Occasionally, our BR!NKers will summarize their projects and let us in on their passion so effectively that we feel any introduction to be overkill. This is one of those times. We talked to Katy Rubin recently about her extraordinary work in both the theatre and the world of social justice in New York City, and we couldn’t be more proud to present her as this Tuesday’s BR!NKer.


Can you explain to Daily BR!NK readers what Concrete Justice is?


Absolutely. Concrete Justice is a collective of twelve homeless and formerly homeless actors and artists in New York City, and it is a program of Theatre of the Oppressed NYC, a nonprofit I started in 2010 which inspires transformative action by creating and touring theatre troupes with communities facing discrimination all over the city. In Concrete Justice, we use Theatre of the Oppressed, a methodology developed by the late Augusto Boal in Brazil, as a medium for communal problem-solving around the issues of homelessness, joblessness, and related discrimination. To explain T.O. very briefly, communities make plays about real-life situations of oppression and then audiences of peers and strangers become “spect-actors,” entering the scene to express solidarity with the actors and trying out concrete solutions to the problems, which we analyze together. It is a rehearsal for reality.


Concrete Justice is currently continuing to tour its second show, Hellter Shelter, a story of corruption, discrimination, and dehumanization in the NYC shelter system, told through documentary film footage, break dancing, and interactive theatre. We are developing a third piece, tentatively investigating the health care system’s treatment of the homeless, and we’re publishing a mixed-genre book entitled Concrete Justice: Street Poetry (due out Spring 2012). We’re keeping ourselves on our toes by exploring the integration of new media, musical theatre, documentary filmmaking, spoken word poetry, and public mural art into our process.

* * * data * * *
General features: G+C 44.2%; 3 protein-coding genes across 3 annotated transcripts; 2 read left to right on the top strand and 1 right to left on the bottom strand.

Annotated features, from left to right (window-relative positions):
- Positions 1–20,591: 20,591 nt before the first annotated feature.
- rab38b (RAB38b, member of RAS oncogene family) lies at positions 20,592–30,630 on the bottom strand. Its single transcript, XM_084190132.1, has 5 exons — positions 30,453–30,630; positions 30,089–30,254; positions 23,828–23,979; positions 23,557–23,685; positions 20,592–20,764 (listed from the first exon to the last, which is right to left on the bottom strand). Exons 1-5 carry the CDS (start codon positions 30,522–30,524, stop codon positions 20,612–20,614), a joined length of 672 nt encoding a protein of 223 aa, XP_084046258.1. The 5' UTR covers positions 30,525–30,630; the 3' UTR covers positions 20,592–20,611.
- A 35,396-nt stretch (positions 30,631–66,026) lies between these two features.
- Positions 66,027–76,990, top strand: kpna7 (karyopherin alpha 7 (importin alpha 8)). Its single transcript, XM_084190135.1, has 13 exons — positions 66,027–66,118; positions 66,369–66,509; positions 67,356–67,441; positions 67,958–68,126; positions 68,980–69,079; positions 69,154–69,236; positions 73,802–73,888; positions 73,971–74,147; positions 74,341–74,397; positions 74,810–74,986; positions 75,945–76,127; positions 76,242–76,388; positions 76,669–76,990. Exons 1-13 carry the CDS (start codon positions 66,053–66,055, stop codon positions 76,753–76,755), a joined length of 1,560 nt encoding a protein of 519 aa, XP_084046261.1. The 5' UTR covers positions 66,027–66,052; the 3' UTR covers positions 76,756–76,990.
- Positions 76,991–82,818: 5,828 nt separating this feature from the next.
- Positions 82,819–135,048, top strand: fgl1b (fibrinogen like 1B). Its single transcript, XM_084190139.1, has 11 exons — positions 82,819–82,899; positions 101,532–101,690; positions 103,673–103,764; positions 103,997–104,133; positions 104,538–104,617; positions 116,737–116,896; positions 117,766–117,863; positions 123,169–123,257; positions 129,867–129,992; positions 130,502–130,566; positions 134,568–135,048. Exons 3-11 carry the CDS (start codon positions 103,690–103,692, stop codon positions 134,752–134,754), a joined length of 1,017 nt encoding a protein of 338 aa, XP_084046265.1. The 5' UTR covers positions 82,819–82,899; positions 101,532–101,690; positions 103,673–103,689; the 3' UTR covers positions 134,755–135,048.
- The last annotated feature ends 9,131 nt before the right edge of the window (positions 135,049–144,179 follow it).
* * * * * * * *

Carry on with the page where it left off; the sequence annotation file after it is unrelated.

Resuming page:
How did Concrete Justice come about?


Concrete Justice was the first “popular theatre troupe” I founded as part of TONYC. In 2008, I got a grant to travel to Brazil and train in Theatre of the Oppressed with its founder. For the next two years I ran workshops in high schools and with the New York City Coalition Against Hunger — which was how I got connected to Jan Hus Homeless Outreach on the Upper East Side. We held our first workshop in June 2010, and about fifteen new actors showed up. By October, we were ready to premiere It Could Happen to You, the first play created by the group, and it was standing-room only. From there things just took off! We started touring, blogging, and filming our surroundings with donated Flip cams, and premiered our second show in June 2011. So far, we’ve done eighteen performances for over 1,500 New Yorkers, and we are constantly recruiting new actors at our shows or at community meals and other outreach programs.


How does the process of creating a Concrete Justice piece come about?